Interestingly the state changes are much smaller than one would expect on first look. So if you have a conditional "if" statement, you would think that you need at least one bit to record whether the program took the then- or the else-statement. In many cases you can avoid even that, like in the case that those different branches contain a return value. Then it is enough to record only the return value (which would be needed anyway) and to recalculate the decision about the executed branch from the return value itself.

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Here is how another reverse-debugger called ODB works. Extract:

Omniscient Debugging is the idea of collecting "time stamps" at each "point of interest" (setting a value, making a method call, throwing/catching an exception) in a program and then allowing the programmer to use those time stamps to explore the history of that program run.

The ODB ... inserts code into the program's classes as they are loaded and when the program runs, the events are recorded.

I'm guessing the gdb one works in the same kind of way.

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So would this require directives in the code to tell the compiler and debugger where those interesting points are? –  Nathan Fellman Sep 24 '09 at 9:05
    
No. There's a Java Web Start demo on www.LambdaCS.com/debugger/debugger.html which shows you how it works. It looks like a normal program. That's ODB anyway, don't know about gdb. It's very cool though :) –  demoncodemonkey Sep 24 '09 at 9:16
    
Note that the gdb solution DOES NOT change the target program in any way. If you have to instrument a program to debug it, you have a fair chance of the problem disappearing due to timing difference and other disturbances. All commercial revexec tools are based on some form of external record that does not change the code of the program itself. –  jakobengblom2 Oct 21 '09 at 7:28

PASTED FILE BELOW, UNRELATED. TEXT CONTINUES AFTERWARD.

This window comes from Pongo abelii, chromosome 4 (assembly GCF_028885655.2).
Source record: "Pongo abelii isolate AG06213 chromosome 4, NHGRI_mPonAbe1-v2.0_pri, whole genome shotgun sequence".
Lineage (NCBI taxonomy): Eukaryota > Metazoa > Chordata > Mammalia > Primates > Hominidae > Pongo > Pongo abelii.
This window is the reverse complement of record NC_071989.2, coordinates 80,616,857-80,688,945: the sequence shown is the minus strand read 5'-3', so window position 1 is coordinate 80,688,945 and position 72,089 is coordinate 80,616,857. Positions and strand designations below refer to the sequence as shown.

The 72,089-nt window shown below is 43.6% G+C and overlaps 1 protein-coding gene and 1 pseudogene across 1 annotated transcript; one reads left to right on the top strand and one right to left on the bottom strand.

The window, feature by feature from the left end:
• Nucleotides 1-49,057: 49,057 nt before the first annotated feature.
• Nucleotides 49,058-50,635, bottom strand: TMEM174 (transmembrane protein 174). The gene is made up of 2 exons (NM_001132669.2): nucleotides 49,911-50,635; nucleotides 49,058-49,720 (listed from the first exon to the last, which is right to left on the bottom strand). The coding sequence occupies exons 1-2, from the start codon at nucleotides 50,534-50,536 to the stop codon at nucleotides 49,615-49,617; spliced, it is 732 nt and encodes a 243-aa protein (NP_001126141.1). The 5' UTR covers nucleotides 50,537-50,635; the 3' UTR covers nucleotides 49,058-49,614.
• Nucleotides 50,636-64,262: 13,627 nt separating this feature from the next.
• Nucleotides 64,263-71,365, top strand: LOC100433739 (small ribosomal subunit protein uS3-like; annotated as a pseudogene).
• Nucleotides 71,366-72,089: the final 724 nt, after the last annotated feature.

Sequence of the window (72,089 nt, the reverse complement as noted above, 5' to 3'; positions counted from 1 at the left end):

@jakobengblom2: I think you're putting too much emphasis on the difference between changing the target by writing into its memory, emulating execution, or simply adding hardware breakpoints. They all change timing. In fact, target instrumentation probably changes timing the least. –  Ben Voigt Sep 24 '13 at 19:04
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Reverse debugging means you can run the program backwards, which is very useful to track down the cause of a problem.

You don't need to store the complete machine state for each step, only the changes. It is probably still quite expensive.

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I see, but you still need to break execution at each change to save the changes. –  Nathan Fellman Sep 24 '09 at 11:43
    
Yes, that's correct, but machines are quite fast now, and in human terms I don't believe the slow down is intollerable. It is comparable to valgrind, maybe not as slow as valgrind. –  Michael Snyder Oct 18 '09 at 12:13
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Nathan Fellman wrote:

But does reverse debugging only allow you to roll back next and step commands that you typed, or does it allow you to undo any number of instructions?

You can undo any number of instructions. You're not restricted to, for instance, only stopping at the points where you stopped when you were going forward. You can set a new breakpoint and run backwards to it.

For instance, if I set a breakpoint on an instruction and let it run until then, can I then roll back to the previous instruction, even though I skipped over it?

Yes. So long as you turned on recording mode before you ran to the breakpoint.

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A crucial part of any reverse solution is that you turn it on at some point, and can only reverse up until that point. There is no magic that can run a machine in true reverse and find out what happened previously without some kind of record of what happened. –  jakobengblom2 Oct 21 '09 at 7:26